Home on the range

Alt-coun­try songstress Neko Case shines

Richmond Hill Post - - Music - by Ron John­son

Amer­i­can songstress Neko Case just keeps get­ting bet­ter. The alt-coun­try star is head­lin­ing Massey Hall this month as part of the Cana­dian Mu­sic Week fes­ti­val on the heels of her first much-de­served Grammy Award nom­i­na­tion for her stun­ning new al­bum The Worse Things Get, the Harder I Fight, The More I Love You.

“It was grat­i­fy­ing, for sure,” says Case, of her nom­i­na­tion. “I was very touched.”

But it wasn’t easy. Case made the record while strug­gling through a well-doc­u­mented de­pres­sion as a re­sult of a num­ber of fam­ily tragedies in a short pe­riod of time.

“De­pres­sion is su­per-mo­not­o­nous,” says Case. “It was a lengthy grind. Later as I started to come out of it there were sparks here and there that would be­come more fre­quent.”

De­spite the rather long and wind­ing road the al­bum took, the process may have helped her make sense of things and move on.

“At the time I couldn’t tell, but in hind­sight, forc­ing my­self to fo­cus (even though I don’t re­call the par­tic­u­lars well) was a good, pro­pel­ling ex­er­cise, for sure,” she ex­plains.

An­other source of com­fort and con­tin­ued in­spi­ra­tion is Neko Cases’s Ver­mont farm.

“I lived here as a kid for a time. It’s the only place I ever felt like I fit in when I was lit­tle. The people were so kind. I al­ways wanted to come back,” she says.

“Plus, I’m a for­est lover, so I wanted to live on a farm but be in the woods, too. It’s the best de­ci­sion I ever made.”

Cur­rently the farm is pop­u­lated by Case and a num­ber of barn­yard friends.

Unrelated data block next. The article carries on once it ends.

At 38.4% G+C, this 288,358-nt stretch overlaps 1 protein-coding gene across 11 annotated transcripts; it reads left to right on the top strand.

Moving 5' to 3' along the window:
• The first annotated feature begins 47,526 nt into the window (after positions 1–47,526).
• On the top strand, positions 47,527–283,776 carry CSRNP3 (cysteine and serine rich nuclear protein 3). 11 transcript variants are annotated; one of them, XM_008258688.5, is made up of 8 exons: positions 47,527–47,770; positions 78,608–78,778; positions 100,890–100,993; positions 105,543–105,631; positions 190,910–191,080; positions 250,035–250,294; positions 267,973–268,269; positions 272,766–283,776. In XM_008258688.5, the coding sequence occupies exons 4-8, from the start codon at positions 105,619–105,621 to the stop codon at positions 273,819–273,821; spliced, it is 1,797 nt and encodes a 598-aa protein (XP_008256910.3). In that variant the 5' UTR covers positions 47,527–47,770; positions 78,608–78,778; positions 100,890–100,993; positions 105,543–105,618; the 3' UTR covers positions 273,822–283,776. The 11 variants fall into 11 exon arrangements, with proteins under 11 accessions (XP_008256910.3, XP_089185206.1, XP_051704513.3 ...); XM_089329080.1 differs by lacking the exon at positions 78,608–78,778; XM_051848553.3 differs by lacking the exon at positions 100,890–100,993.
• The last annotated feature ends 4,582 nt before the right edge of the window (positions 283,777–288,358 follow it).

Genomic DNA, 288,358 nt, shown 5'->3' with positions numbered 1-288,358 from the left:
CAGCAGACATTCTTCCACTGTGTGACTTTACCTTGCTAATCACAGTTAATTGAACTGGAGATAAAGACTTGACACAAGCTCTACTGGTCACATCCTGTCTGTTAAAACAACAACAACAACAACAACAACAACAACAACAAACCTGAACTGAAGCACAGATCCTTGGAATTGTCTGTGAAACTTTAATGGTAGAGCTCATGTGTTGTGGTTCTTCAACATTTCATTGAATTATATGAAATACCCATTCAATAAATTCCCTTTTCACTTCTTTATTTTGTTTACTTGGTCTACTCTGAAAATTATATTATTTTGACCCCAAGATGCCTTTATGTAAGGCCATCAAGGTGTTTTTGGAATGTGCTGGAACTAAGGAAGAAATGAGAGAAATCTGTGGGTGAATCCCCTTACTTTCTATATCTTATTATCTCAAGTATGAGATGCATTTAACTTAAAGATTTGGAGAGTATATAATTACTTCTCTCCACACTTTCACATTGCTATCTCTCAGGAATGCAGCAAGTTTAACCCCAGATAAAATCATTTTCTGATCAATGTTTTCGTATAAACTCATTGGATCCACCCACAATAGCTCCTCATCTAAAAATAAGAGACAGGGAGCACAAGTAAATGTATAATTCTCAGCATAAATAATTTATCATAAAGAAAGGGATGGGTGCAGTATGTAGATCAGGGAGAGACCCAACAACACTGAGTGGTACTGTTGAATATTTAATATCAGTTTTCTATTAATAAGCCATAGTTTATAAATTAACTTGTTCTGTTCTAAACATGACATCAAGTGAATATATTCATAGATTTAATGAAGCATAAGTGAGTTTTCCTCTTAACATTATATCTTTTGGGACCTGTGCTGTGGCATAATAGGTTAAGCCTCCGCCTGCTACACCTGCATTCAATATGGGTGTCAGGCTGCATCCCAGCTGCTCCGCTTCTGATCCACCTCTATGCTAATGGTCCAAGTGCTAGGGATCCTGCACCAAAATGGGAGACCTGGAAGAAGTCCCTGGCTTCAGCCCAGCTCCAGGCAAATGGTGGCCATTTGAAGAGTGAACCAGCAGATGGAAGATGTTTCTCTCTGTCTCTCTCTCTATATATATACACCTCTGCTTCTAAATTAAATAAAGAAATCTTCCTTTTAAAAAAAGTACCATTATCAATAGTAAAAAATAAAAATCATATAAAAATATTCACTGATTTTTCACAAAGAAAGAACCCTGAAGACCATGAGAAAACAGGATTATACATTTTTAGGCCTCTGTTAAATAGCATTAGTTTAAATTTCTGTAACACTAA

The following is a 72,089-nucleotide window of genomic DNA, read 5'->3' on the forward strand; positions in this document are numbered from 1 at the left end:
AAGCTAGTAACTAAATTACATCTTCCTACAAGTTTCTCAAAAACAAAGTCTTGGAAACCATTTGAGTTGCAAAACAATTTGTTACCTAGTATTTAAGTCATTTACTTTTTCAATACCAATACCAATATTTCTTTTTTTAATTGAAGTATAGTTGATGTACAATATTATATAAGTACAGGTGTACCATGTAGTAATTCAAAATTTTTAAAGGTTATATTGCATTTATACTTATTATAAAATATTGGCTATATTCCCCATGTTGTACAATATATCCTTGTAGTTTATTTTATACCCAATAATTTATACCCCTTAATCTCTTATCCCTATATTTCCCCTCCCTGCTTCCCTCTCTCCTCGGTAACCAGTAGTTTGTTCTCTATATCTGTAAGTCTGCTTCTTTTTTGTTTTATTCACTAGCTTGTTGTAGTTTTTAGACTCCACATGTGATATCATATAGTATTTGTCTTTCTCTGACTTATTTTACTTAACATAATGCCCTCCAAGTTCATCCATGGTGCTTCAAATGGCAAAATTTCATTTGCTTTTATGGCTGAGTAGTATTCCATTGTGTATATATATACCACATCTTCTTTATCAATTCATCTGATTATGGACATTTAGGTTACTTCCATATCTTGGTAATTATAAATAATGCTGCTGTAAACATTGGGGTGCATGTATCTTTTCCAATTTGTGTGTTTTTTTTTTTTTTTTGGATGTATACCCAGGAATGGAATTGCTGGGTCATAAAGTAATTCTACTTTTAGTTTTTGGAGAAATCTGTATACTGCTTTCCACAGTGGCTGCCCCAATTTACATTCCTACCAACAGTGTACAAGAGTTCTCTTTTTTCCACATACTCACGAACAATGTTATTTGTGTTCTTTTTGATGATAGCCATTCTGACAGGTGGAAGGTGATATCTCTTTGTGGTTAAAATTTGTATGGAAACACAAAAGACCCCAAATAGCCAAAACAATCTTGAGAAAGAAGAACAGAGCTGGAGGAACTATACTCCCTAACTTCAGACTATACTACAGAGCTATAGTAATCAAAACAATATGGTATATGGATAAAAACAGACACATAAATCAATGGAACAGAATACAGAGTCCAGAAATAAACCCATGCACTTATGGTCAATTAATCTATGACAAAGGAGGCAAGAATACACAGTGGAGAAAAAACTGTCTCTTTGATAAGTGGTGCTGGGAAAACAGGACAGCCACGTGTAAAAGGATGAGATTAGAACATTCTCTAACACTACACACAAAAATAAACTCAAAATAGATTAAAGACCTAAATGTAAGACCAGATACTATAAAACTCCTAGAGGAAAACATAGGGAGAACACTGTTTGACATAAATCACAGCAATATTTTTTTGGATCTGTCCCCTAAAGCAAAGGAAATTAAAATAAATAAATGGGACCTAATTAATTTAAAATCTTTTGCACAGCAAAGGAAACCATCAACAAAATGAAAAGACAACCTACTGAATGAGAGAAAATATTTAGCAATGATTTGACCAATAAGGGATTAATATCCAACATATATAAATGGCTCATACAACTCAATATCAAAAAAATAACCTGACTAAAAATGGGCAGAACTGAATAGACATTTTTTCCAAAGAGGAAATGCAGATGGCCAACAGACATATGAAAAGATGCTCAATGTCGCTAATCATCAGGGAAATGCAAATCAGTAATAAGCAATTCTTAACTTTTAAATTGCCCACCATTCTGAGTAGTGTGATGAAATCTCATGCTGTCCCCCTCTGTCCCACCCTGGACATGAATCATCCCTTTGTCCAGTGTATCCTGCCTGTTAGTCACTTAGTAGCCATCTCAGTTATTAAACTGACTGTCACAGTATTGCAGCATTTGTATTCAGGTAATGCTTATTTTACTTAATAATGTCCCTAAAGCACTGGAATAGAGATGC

“It’s a late spring, I just heard the peep­ers for the first time this morn­ing! I missed them!” she says. “My horse is named Nor­man. He’s a fuzzy (and cur­rently re­ally sheddy) peach. I’ve lost a few chick­ens, which sucks, but other than that, the critters are happy and spring is here!”

Eas­ily con­sid­ered one of the most tal­ented singer­song­writ­ers in re­cent mem­ory, Cases’s new al­bum, her eighth, has vaulted her to ever-greater ac­claim. But Case, who has an un­easy re­la­tion­ship with fame, is pretty con­tent right where she is at present.

When asked what suc­cess looks like to her, she replies: “Right now, this very minute, I call the shots but with tal­ented, trusted friends to ad­vise me. I have cre­ative con­trol and I can go to the gro­cery store!”

It isn’t that she doesn’t love her fans. She just needs bal­ance.

“Luck­ily I’m not so fa­mous that I can’t go to the drug­store and buy em­bar­rass­ing prod­ucts with­out end­ing up in the tabloids,” says Case. “I’ve known a few people in that game though, and I wouldn’t wish it on any­one. I’m here to be a mu­si­cian, but I re­ally do want to make the au­di­ence happy, too. I think both sides can ben­e­fit. I like to keep my­self as ac­ces­si­ble as I can to show people mak­ing art and mu­sic is to­tally doable and pos­i­tive. I like to ac­knowl­edge that it’s their Satur­day night, too, not just mine, you know? I like try­ing to break the glass cur­tain. I am very pri­vate, how­ever.”

Case also says she has a soft spot for Toronto and her song “Rag­time” was in­spired by it.

“In a way it's a bit of a love song to it,” she says. “I love to visit my friends [in Toronto] and eat! I also love walk­ing around there. It’s a great city as far as neigh­bor­hoods to ram­ble through.”

Case plays Massey Hall on May 9.

Neko Case is in town this month for a show at Massey Hall

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